Senate Confirms Chang as Clements’ Replacement on FERC
Judy Chang, Analysis Group
Judy Chang, Analysis Group | Analysis Group
The Senate confirmed Judy Chang to a five-year term at FERC, meaning the commission will be at a full complement of five members even after Commissioner Allison Clements leaves at the end of June.

The Senate voted June 13 to confirm Judy Chang to a five-year term at FERC, meaning the commission will be back to a full complement of five members even after Commissioner Allison Clements leaves at the end of the month.

Chang was confirmed in a 66-33 vote, with all the “nays” coming from Republicans. Her confirmation came the day after the Senate approved fellow nominees David Rosner and Lindsay See. (See related story, Rosner, See Clear Senate to Fill Out FERC.) Her term will expire June 30, 2029.

Senate Majority Leader Chuck Schumer (D-N.Y.) said he was heartened to see the nominees confirmed with bipartisan support. FERC was in danger of losing a quorum when Clements left.

“This week, the Senate protected access to affordable, reliable and safe energy for all Americans,” Schumer said. The confirmations came “in the nick of time.”

The three sitting FERC commissioners welcomed all three confirmations in statements June 13.

“As I have said many times, the commission works best when it has five members, so I look forward to welcoming them to the commission so we can work collaboratively to ensure reliable, affordable and sustainable energy for all consumers,” said Chair Willie Phillips.

The other two commissioners also welcomed the new members yesterday, with Commissioner Mark Christie posting on X, and Clements offering congratulations during a talk at a meeting of the Energy Bar Association’s Northeast Chapter in D.C.

“I’m pretty excited that they’re all coming in together,” Clements said. “I think it’s a real opportunity for a reset and a new collaboration. Every new commission is that.”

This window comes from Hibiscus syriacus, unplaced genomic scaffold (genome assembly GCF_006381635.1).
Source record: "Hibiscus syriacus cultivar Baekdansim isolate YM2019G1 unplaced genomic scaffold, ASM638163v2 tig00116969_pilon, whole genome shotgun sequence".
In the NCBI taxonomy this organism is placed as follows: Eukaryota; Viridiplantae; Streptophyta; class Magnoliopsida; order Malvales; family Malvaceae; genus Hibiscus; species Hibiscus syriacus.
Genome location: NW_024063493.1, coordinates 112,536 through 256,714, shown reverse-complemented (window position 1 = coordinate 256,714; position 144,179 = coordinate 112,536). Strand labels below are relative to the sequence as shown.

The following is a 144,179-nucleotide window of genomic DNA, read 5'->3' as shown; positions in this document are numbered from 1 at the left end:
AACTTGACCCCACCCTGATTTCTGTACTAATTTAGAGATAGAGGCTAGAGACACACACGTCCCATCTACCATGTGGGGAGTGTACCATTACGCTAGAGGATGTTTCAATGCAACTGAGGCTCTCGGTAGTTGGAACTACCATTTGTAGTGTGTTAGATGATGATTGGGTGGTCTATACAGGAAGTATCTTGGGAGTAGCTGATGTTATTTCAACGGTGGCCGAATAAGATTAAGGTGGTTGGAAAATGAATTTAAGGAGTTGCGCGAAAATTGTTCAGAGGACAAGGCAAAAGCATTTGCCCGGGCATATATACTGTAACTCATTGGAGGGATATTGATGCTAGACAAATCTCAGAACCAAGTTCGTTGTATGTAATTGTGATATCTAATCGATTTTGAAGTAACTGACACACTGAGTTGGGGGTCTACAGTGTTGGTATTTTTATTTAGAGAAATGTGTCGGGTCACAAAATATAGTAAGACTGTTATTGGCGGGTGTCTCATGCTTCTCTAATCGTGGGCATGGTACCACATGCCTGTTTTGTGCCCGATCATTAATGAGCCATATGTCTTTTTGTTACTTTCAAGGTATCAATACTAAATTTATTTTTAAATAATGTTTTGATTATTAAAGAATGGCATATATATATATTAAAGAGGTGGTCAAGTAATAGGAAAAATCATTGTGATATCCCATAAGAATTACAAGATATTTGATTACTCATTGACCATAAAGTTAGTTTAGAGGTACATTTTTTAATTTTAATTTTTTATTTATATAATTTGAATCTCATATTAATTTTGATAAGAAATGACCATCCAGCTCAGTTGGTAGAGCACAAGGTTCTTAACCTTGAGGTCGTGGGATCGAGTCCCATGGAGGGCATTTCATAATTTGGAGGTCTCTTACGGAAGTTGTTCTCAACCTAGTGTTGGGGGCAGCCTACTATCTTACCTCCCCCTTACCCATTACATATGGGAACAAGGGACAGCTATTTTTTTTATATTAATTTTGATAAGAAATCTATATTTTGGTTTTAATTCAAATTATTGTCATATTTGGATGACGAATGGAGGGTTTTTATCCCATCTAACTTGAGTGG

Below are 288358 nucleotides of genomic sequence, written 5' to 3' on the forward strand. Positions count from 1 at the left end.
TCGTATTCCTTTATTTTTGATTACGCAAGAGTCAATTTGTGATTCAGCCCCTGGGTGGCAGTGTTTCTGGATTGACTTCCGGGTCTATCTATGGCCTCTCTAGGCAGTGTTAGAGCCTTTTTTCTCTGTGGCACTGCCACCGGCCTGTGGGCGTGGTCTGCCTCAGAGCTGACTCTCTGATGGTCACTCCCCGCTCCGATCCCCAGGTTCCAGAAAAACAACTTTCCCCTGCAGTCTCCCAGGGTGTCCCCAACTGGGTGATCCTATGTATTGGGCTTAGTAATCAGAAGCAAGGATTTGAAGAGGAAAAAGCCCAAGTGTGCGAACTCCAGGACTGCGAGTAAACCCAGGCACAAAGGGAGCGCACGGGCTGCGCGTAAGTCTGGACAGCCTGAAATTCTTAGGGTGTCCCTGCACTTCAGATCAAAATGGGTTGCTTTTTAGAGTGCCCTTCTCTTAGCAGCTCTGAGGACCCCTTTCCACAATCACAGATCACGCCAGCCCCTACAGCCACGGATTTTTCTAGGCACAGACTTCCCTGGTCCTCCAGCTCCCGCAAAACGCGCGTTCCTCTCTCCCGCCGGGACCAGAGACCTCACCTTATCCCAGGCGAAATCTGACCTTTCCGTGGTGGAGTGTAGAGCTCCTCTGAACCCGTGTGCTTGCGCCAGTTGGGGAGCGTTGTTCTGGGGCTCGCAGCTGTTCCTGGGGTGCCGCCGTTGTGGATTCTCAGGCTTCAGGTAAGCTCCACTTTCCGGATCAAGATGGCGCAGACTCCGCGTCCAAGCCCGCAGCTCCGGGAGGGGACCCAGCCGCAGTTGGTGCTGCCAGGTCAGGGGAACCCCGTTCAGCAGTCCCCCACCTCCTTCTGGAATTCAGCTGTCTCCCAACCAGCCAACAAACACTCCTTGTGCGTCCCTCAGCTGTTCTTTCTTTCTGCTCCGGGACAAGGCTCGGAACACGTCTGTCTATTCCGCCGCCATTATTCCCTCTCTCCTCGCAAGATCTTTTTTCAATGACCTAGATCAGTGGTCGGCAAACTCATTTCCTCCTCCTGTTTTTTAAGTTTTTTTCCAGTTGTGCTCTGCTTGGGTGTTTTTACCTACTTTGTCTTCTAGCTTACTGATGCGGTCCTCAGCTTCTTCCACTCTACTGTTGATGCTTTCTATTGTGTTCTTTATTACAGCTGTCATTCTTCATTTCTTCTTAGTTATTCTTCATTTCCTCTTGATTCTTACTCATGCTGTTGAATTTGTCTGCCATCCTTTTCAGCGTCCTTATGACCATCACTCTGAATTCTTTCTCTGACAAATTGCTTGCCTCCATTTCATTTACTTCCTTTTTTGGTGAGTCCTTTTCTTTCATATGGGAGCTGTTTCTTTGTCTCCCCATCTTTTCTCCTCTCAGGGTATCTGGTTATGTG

The industry and other stakeholders also lauded the confirmations.

Edison Electric Institute President Dan Brouillette thanked the Senate and said all three new commissioners will bring extensive experience in the energy sector to FERC.

“We look forward to continuing to work with FERC on critical regulatory issues to ensure that electricity customers have the energy they need, when and where they need it, reliably and affordably,” Brouillette said.

Electric Power Supply Association CEO Todd Snitchler also said a full FERC is important to tackle the issues around growing demand, shifting generation mix and other major issues facing the energy sector.

“We were pleased to see all three of the incoming nominees make commitments to maintain FERC’s independence as an economic regulator focused on reliability during their confirmation hearings,” Snitchler said. “It will be essential that FERC works to address wholesale power market barriers and opportunities to ensure reliability and drive competitive investment. Support for the proven ability of markets to deliver reliable, cost-effective and innovative grid solutions will be essential.”

American Clean Power Association CEO Jason Grumet also commended the Senate for approving the three “talented” new commissioners.

“The strong bipartisan support they received reflects the quality and caliber of these nominees and broad appreciation of the critical role FERC must play in modernizing our nation’s energy infrastructure,” Grumet said.

The Natural Resources Defense Council’s Sustainable FERC Project Senior Attorney Christy Walsh said her group looked forward to working with the new commissioners.

“FERC is at the center of the clean energy transition, and with a full FERC commission, we now can focus on the hard work ahead,” Walsh said. “There are tough challenges that must be addressed, chiefly, providing badly needed system upgrades, addressing a scarcity of transmission capacity and implementing long overdue, common-sense guardrails to our natural gas system.”

“As they take their place on the commission bench, the commissioners must incorporate climate and environmental justice impacts into their decisions, not succumb to the pressure from fossil fuel interests,” Sierra Club Executive Director Ben Jealous said. “In doing so, FERC can do its job, working for consumers who simply want to keep the lights on while protecting the health of their families and the planet.”

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